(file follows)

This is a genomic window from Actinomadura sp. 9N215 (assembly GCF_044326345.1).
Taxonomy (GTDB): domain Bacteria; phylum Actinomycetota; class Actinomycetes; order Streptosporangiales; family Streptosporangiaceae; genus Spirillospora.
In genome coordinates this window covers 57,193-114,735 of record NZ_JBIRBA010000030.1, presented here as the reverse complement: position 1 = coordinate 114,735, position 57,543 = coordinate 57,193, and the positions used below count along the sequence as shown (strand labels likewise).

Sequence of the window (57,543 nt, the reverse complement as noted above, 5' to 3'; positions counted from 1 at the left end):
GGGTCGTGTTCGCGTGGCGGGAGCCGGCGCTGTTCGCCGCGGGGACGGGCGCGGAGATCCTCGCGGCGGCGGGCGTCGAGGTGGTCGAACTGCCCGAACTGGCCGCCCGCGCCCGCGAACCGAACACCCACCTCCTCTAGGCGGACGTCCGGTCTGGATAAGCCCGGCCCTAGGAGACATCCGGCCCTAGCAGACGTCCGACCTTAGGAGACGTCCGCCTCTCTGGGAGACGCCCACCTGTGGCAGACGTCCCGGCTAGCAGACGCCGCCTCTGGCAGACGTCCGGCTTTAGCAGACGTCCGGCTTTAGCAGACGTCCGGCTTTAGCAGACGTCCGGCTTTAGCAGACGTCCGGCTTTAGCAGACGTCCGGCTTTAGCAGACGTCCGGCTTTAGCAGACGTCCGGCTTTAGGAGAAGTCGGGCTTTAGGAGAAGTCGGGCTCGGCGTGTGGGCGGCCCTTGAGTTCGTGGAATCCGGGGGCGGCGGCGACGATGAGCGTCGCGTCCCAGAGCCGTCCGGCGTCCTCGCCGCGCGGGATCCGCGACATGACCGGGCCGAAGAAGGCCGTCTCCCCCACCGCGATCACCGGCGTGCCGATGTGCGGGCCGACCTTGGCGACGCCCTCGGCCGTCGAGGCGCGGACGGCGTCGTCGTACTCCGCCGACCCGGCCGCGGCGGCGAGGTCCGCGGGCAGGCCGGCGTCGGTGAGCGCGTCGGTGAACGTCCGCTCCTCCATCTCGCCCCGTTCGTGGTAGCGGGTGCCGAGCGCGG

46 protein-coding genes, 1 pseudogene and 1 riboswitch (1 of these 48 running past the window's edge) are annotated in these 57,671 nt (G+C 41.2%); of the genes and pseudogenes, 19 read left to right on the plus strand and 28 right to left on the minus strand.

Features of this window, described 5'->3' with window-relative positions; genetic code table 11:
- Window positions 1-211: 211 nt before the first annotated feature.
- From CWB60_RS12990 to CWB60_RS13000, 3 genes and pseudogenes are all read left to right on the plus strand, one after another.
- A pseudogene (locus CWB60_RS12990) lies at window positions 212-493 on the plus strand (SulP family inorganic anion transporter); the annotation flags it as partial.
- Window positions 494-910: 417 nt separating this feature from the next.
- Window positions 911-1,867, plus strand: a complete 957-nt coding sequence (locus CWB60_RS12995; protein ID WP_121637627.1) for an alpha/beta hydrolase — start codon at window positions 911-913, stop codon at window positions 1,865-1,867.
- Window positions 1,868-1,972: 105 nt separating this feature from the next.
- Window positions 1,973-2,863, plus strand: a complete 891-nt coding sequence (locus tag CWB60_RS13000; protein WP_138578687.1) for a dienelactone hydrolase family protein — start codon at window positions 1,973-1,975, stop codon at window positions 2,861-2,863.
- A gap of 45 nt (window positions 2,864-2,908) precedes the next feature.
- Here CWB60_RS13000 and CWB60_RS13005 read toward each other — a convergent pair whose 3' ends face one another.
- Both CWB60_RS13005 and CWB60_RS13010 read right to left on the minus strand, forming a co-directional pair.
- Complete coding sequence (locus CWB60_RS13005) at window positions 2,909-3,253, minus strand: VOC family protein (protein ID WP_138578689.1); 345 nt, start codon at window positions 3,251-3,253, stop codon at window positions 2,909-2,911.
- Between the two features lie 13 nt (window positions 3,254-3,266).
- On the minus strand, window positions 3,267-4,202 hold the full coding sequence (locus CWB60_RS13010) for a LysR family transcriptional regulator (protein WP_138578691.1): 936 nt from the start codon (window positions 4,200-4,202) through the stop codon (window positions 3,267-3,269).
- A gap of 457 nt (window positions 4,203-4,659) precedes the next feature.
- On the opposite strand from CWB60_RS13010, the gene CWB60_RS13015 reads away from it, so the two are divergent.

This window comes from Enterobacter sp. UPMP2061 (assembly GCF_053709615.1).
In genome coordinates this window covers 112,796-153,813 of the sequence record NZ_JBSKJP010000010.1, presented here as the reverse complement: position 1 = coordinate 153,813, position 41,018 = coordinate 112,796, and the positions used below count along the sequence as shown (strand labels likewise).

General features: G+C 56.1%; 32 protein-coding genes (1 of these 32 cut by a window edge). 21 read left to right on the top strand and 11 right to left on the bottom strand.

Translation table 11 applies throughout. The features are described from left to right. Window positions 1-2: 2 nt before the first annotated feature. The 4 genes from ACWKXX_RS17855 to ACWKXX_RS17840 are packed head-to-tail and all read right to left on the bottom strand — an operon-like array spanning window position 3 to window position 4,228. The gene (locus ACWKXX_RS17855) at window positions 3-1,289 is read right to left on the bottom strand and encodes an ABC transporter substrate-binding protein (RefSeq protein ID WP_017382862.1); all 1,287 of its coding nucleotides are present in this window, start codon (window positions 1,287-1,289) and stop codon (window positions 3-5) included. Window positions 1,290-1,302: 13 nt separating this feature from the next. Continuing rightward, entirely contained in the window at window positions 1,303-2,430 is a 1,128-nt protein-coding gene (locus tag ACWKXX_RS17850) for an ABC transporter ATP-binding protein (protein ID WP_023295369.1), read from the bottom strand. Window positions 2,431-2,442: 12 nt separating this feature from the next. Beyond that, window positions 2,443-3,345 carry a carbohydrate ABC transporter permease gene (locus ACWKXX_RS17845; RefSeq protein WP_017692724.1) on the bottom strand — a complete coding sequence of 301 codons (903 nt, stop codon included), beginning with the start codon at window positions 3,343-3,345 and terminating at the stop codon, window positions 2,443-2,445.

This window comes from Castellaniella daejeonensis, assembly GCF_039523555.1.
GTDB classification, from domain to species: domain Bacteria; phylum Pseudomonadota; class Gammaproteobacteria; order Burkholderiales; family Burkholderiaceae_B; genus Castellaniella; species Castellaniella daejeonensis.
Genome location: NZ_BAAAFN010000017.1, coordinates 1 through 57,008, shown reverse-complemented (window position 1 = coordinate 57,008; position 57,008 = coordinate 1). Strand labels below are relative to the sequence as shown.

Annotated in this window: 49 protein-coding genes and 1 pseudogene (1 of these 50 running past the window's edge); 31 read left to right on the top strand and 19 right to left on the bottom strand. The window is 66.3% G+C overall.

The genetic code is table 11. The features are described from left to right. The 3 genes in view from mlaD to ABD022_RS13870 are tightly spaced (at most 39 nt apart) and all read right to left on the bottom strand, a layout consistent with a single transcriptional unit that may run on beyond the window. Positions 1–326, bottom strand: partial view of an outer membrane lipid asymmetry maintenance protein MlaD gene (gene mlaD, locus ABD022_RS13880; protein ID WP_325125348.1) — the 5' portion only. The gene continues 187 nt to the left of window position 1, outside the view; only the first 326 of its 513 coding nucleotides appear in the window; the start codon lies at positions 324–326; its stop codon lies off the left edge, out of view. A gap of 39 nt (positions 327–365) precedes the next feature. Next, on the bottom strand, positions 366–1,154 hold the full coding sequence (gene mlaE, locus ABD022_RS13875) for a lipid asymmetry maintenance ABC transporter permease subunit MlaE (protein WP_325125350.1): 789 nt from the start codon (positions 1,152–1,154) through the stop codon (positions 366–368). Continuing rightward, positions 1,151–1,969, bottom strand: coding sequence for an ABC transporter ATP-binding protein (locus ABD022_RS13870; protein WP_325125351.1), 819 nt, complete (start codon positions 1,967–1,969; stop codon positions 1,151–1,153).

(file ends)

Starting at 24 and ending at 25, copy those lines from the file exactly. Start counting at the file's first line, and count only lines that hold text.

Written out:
In genome coordinates this window covers 112,796-153,813 of the sequence record NZ_JBSKJP010000010.1, presented here as the reverse complement: position 1 = coordinate 153,813, position 41,018 = coordinate 112,796, and the positions used below count along the sequence as shown (strand labels likewise).

General features: G+C 56.1%; 32 protein-coding genes (1 of these 32 cut by a window edge). 21 read left to right on the top strand and 11 right to left on the bottom strand.